Enable Legacy Structure
This setting allows you to disable the Legacy Structure for Theme Code Assets to improve website performance in combination with disabling jQuery Support.
Follow these instructions to determine whether you can disable this setting.
Important Information Regarding v28
- Everyone can install v28
- Disabling the Legacy Structure is a performance-related enhancement
- Custom Modules need to be converted to be compatible with the new code (see below for more details)
- Not following the steps below can impact your live website
- Support for the Legacy Structure will continue through at least v30
- Changing the Code Structure is not required
- Making this change does not have to be immediate
- Our team is available to provide guidance based on your configuration
Next Steps by Theme Configuration
If you are upgrading from v25 or lower, follow the steps to deactivate jQuery first → → How to check what version of the theme you have.
If you are unsure what your theme configuration is, follow the steps outlined here to determine your theme type.
Marketplace Theme: Install the update and proceed with the Recommended Actions below.
Child Theme (no custom modules): Install the update, update the base.html, then proceed with the Recommended Actions below.
Child Theme (with custom modules): Install the update, update the base.html, follow the custom module conversion steps or request a quote to convert custom modules, then proceed with the Recommended Actions below.
Custom System Page or Blog Templates: The template code will need to be updated to work with v28, use Code Diff to make the necessary updates after completing the steps above to update to v28 or contact our team for help. ⚠️ This will impact the live site until complete.
Cloned Theme: The update can't be applied, you can either keep the website as-is (see our tips) or migrate to a child theme.
⚠️ Follow these steps only after following the steps outlined above or if you purchased the theme after v28 was released.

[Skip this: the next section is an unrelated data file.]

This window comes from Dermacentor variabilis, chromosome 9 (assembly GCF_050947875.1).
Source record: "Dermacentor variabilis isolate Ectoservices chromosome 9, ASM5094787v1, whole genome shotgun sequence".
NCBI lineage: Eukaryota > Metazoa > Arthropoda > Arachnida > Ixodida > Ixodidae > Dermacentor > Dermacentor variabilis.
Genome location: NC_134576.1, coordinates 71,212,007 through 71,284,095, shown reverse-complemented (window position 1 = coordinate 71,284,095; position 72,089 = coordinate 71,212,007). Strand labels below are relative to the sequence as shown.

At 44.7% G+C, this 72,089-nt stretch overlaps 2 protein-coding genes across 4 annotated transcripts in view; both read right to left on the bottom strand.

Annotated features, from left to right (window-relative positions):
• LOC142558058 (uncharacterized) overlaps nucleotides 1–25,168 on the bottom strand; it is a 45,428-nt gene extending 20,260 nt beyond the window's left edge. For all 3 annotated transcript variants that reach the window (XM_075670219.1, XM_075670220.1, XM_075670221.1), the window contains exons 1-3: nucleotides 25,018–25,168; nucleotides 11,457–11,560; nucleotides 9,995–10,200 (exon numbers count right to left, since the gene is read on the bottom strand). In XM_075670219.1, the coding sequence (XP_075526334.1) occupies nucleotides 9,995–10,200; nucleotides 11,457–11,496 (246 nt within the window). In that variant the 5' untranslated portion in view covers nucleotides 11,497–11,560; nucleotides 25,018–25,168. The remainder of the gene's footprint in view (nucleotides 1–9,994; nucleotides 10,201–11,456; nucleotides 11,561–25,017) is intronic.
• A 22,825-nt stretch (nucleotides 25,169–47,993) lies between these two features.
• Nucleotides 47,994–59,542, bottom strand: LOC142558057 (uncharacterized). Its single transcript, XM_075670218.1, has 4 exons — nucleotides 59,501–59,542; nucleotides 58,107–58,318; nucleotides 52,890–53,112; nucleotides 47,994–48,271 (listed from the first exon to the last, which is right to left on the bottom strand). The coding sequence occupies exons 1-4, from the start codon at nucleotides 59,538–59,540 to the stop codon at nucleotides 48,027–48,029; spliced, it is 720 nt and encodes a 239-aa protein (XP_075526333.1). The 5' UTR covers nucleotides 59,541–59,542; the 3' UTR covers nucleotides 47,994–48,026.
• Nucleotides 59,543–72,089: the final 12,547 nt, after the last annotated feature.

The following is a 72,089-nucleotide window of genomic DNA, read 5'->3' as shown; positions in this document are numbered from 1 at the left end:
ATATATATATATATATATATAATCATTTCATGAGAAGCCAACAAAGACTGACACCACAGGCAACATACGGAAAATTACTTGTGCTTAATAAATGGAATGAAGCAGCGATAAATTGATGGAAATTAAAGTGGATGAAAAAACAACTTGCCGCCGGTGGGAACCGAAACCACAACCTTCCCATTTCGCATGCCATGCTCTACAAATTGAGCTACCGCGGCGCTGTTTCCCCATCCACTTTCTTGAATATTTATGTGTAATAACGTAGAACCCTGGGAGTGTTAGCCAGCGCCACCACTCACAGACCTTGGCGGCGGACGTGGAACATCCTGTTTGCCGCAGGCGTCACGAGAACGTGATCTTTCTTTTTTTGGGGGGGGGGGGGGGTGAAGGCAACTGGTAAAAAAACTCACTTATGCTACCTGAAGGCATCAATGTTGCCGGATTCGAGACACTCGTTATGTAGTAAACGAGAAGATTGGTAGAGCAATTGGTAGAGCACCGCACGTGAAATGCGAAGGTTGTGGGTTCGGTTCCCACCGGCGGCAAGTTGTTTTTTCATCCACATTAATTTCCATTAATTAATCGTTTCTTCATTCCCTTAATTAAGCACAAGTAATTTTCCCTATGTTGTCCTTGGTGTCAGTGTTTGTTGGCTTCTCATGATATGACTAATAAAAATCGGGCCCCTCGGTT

Update Theme Code Assets for POWER Theme
Theme Settings → Performance → Super Admin → Theme Code Assets
Uncheck the box for "Enable legacy structure (not recommended)".
Determine Content in Viewport
Page Editor → POWER Modules → Is in Viewport?
All POWER Pro modules contain a new option in the main settings for the module called "Is in Viewport?" that determines whether the CSS should load asynchronously or not.
This is activated by default for the header, blog post header, breadcrumbs, hero, and sticky-sub-menu modules to ensure content at the top of the page loads as expected.
Activate this if your module is in the viewport of the user's device on initial page load - especially if within the viewport on mobile.
Unchecking this setting will improve your page speed performance if your module is not in the viewport and is recommended.
Animation on Scroll Deactivated in Viewport
Page Editor → Content Tab → Page Settings → Activate AOS within Viewport
Animation on Scroll (AOS) is deactivated within the browser viewport by default with the release of v28.
This will automatically disable any AOS configured for the hero or other modules used at the top of the page to help improve page performance.
Checking this setting will negatively impact your page speed performance and is not recommended.
If you choose to activate AOS for individual pages to allow for animation in the hero, we recommend editing the global animation settings to disable animation on mobile (and tablet). Theme Settings for Animation.
There are two types of performance issues: loading performance (transferring all files needed to the browser) and rendering performance (how efficiently the browser can download and display the page). Both HubSpot and POWER Pro Theme are optimized to improve performance, but how you build your website page content also has an impact.
CMS Hub Performance Optimization
POWER Pro Theme Performance Optimization
The theme will further optimize performance through the restructuring of the theme code, ensuring modules are compatible with Prerendering requirements, Optimize CSS and JS code files to only load what's needed, serve image dimensions to the browser, lazyload images, and more.
User Experience Considerations
Page speed is important to rank well in search results and to provide a good user experience, but it's important not to sacrifice one for the other: if you need a video to provide a good user experience or increase conversions, it's not worth removing it to improve your page speed, but if you add multiple videos at the expense of your page speed, visitors will leave the page before it loads and they even have the chance to see the videos or convert.
Optimize Image Files
While the theme will automatically create responsive image sizes and properly handle the images to avoid Cumulative Layout Shift (CLS), it's important that the file you start with is appropriate for how it will be used.
Here are steps you can take to properly use and size images for your website:
- Consider the total number of images on the page, the fewer the better
- Use the right image format depending on the use case
- Size your images with the right image dimensions to fit the image location on the page
- Batch Compress Image Files (JPG, PNG, WebP) using TinyPNG.com to reduce image file sizes without losing quality.